Siminoff has said in the past that he works "very closely" with Amazon, but was wary of the company because of its size and influence.
"To say Amazon will not compete with you is lunacy because they compete with everybody," he told CNBC. "They're like nuclear power. They are very, very powerful and you can get amazing, clean energy from them, but there's also the possibility of getting human radiation if you're not careful."
Ring's sale marks the biggest exit for an L.A.-area start-up since Unilever bought Dollar Shave Club for $1 billion in 2016. At least three local venture capital firms have invested in Ring: Upfront Ventures, QueensBridge Venture Partners and VTF.
A spokesperson for Ring said the company employed 2,000 "team members," but did not clarify how many were full-time workers. The company had 2 million customers and sales of $160 million in 2016, according to IHS Markit.
The acquisition of Ring also gives Amazon more ammunition to take on rival Google, which is expanding into video doorbells with its line of smart home hardware called Nest.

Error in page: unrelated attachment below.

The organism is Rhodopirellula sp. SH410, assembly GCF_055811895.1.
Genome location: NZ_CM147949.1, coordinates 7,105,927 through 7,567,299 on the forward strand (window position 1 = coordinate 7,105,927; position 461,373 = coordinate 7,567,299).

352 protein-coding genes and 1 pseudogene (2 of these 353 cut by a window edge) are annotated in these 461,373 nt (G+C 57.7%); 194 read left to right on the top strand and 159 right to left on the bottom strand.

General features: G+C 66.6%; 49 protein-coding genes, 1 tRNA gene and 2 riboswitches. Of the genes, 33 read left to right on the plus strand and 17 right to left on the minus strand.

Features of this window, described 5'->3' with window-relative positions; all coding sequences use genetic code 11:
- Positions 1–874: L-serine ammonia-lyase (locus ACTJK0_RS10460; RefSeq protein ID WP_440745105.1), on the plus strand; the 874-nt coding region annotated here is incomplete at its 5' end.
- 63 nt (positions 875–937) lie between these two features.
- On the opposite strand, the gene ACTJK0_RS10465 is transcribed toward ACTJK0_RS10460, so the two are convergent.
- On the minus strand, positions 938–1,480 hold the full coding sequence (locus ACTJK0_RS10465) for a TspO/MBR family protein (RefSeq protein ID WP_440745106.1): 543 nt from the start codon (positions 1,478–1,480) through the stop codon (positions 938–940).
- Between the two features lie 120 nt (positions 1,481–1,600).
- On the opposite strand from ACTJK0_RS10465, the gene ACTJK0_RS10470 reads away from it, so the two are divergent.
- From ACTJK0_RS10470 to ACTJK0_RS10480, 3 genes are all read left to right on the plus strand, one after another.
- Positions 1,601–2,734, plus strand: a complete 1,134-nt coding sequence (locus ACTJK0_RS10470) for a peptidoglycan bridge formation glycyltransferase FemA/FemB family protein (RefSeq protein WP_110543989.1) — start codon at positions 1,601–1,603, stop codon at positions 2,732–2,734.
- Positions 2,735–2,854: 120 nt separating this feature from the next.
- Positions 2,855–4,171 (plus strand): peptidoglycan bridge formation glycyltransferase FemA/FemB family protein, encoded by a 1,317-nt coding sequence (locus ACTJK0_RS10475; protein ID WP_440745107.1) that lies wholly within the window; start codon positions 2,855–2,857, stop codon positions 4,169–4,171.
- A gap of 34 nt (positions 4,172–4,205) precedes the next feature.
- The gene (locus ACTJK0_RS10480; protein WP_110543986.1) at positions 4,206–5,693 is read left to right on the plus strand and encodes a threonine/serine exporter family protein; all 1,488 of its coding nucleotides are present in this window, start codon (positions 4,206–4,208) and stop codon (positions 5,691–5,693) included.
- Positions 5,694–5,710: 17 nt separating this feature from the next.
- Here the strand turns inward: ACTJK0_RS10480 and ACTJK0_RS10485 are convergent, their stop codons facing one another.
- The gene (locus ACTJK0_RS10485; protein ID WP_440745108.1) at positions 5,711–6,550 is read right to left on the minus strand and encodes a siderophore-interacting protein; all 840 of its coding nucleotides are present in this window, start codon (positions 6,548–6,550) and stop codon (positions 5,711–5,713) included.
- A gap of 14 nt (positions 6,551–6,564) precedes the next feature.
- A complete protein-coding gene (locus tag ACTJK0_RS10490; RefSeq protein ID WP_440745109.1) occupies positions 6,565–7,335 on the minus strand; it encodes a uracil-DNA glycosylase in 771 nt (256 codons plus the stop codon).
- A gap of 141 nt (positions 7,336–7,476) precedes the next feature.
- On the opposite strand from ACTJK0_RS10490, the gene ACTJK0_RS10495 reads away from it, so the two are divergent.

Amazon faces the risk of confusing consumers now that it has so many overlapping products, analysts said.
The tech giant already offers a smart camera called Cloud Cam, which is used for Amazon Key. And it acquired smart camera and doorbell start-up Blink in December.
"It's like here's this widget, here's that widget," said Frank Gillett, an analyst with Forrester. "Confusion would not be surprising given they've just run out and bought a bunch of companies. That's the mess they're headed into."
Amazon will have to figure out whether it wants to continue partnering with different companies or consolidate the services its hardware provides, Gillett said.
Neither Ring nor Amazon would discuss the terms of the deal. Reuters, citing an unidentified source familiar with the matter, reported that the price is more than $1 billion.